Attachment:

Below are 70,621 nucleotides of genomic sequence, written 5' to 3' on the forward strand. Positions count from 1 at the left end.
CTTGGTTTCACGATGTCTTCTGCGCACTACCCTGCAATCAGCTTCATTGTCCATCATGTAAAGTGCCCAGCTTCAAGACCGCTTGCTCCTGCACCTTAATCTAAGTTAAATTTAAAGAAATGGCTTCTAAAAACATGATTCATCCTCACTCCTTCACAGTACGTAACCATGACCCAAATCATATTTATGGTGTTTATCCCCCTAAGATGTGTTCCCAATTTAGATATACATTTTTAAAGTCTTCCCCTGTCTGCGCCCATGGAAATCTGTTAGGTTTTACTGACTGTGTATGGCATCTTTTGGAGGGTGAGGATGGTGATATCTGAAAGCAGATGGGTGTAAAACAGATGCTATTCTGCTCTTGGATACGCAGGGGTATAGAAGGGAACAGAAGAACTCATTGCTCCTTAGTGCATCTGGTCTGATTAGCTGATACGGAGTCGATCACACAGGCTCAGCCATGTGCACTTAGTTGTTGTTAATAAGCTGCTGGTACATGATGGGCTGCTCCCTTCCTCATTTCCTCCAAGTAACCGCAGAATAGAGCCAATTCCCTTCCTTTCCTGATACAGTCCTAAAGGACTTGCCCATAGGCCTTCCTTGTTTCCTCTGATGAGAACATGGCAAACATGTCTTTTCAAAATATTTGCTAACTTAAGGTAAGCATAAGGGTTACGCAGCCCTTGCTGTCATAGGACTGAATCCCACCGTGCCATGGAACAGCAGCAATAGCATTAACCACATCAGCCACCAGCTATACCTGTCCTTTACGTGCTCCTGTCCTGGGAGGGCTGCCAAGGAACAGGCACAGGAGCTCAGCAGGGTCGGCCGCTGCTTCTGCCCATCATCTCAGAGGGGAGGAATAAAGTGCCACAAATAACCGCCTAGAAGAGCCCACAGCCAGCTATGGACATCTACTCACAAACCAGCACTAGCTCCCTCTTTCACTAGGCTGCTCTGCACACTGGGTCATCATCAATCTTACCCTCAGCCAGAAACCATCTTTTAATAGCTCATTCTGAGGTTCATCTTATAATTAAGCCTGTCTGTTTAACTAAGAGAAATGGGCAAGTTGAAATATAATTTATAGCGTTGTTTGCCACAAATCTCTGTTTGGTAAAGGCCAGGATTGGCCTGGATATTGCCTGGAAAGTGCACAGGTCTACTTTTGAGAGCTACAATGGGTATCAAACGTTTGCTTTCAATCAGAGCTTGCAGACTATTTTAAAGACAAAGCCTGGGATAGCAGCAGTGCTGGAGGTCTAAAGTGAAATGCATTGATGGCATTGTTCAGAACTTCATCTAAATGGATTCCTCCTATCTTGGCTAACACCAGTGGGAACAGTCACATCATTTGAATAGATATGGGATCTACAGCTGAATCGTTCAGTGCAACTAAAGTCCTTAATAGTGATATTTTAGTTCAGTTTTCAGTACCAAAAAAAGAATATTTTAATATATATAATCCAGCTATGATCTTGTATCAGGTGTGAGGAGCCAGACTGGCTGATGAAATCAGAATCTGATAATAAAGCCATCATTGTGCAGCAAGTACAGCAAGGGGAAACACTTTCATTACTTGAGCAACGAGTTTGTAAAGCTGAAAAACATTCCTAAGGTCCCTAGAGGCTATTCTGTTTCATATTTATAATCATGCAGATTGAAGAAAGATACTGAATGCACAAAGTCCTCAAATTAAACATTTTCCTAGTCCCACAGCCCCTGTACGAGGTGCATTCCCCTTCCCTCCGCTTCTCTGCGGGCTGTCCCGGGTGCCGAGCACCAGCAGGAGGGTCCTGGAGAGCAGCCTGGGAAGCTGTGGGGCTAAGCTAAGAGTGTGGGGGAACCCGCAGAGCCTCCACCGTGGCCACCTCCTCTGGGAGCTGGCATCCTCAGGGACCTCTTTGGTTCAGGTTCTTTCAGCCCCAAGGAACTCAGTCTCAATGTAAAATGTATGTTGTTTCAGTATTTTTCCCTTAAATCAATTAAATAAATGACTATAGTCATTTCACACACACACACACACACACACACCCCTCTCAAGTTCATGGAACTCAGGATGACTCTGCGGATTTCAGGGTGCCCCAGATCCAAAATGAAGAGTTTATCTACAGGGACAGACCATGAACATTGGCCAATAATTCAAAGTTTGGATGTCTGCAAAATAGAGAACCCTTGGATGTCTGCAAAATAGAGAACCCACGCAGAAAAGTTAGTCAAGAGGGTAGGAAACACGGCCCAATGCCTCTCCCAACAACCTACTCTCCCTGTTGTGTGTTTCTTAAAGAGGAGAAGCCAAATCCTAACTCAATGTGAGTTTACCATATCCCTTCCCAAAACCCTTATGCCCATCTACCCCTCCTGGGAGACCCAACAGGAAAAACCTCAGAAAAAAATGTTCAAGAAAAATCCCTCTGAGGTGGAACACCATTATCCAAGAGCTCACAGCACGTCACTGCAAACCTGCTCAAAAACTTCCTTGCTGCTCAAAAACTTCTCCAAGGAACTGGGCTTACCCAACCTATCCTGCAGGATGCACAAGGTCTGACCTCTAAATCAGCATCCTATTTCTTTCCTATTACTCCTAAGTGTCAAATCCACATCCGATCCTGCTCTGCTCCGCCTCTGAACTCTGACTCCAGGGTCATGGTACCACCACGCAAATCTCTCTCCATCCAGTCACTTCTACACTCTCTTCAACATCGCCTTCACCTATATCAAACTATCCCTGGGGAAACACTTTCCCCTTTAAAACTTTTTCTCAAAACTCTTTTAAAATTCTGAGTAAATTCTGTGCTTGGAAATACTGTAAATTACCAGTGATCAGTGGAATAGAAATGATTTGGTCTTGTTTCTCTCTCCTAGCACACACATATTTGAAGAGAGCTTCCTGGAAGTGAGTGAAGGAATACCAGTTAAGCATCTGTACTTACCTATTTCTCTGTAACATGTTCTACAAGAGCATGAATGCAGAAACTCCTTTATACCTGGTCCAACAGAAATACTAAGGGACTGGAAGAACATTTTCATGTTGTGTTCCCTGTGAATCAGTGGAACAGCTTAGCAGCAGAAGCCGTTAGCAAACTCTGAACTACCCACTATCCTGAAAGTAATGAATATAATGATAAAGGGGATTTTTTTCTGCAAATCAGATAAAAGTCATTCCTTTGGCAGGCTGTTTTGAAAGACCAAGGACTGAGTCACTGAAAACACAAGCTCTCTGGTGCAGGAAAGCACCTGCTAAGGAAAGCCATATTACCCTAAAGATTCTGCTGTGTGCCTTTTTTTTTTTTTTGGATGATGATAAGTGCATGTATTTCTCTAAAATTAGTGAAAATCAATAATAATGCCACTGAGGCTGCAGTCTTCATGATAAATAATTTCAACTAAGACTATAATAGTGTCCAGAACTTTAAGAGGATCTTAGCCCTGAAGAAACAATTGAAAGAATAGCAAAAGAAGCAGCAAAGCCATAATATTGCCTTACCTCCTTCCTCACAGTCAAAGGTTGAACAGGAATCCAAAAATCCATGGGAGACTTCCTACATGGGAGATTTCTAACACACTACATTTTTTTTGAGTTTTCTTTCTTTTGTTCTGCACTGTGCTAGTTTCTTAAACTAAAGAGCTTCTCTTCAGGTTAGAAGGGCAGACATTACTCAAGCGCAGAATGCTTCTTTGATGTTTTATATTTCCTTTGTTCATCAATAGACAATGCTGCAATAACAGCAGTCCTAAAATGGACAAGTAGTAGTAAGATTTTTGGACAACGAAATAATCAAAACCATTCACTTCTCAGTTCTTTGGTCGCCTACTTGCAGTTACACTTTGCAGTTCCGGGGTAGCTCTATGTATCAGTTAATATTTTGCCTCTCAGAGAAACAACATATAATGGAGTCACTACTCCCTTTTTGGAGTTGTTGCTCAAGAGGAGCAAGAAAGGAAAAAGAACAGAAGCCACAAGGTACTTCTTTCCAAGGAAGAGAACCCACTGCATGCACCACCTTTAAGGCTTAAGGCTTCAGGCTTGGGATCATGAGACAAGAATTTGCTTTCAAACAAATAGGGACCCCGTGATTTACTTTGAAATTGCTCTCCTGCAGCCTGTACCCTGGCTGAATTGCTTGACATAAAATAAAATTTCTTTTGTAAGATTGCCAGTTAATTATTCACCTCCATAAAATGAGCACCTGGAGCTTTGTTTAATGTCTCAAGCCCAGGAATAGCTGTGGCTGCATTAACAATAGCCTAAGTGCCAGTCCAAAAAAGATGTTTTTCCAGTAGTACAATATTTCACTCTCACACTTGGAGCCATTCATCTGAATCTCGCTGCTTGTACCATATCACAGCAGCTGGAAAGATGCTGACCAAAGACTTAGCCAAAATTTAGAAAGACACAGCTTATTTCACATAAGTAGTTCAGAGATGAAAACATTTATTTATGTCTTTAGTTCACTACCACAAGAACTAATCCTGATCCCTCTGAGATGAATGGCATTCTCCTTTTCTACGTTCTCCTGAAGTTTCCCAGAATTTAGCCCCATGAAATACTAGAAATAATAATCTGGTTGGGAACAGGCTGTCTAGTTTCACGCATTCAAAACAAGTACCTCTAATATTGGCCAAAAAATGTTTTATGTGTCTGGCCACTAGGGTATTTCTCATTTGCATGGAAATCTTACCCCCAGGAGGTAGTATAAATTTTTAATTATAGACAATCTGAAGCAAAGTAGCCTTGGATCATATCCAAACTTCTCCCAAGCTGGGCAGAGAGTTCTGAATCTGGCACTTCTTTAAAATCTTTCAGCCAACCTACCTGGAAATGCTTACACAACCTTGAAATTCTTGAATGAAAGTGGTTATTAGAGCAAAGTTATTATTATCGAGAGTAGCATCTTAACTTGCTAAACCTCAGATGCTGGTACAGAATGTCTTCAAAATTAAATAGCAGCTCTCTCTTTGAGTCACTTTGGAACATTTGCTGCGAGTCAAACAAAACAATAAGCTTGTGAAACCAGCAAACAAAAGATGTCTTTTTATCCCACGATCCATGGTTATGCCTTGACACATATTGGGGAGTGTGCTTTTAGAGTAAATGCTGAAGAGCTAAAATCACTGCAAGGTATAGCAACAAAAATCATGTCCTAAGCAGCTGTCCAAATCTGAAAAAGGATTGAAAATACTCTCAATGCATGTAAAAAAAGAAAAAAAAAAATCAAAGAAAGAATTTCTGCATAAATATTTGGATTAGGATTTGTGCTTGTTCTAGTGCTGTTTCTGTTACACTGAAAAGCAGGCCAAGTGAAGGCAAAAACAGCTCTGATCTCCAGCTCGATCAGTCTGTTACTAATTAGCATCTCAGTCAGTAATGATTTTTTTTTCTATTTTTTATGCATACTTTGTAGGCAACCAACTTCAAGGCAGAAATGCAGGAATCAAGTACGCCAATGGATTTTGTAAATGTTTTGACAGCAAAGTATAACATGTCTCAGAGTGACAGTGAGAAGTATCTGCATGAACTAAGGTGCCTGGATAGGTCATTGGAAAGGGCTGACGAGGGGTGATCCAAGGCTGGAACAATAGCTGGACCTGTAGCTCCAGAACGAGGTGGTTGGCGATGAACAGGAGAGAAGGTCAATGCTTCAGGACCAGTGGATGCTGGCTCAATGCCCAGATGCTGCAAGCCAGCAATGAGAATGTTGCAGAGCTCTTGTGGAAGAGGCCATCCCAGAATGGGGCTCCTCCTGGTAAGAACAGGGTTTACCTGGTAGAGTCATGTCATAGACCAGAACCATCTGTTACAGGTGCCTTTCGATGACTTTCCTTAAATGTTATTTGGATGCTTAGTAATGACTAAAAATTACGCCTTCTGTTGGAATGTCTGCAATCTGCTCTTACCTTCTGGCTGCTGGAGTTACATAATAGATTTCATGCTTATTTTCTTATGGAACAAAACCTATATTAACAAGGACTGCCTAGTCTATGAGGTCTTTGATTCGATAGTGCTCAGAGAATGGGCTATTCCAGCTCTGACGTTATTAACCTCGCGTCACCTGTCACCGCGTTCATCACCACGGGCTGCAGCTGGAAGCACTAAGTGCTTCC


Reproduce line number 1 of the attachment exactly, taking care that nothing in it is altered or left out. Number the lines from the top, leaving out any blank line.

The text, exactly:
Below are 70,621 nucleotides of genomic sequence, written 5' to 3' on the forward strand. Positions count from 1 at the left end.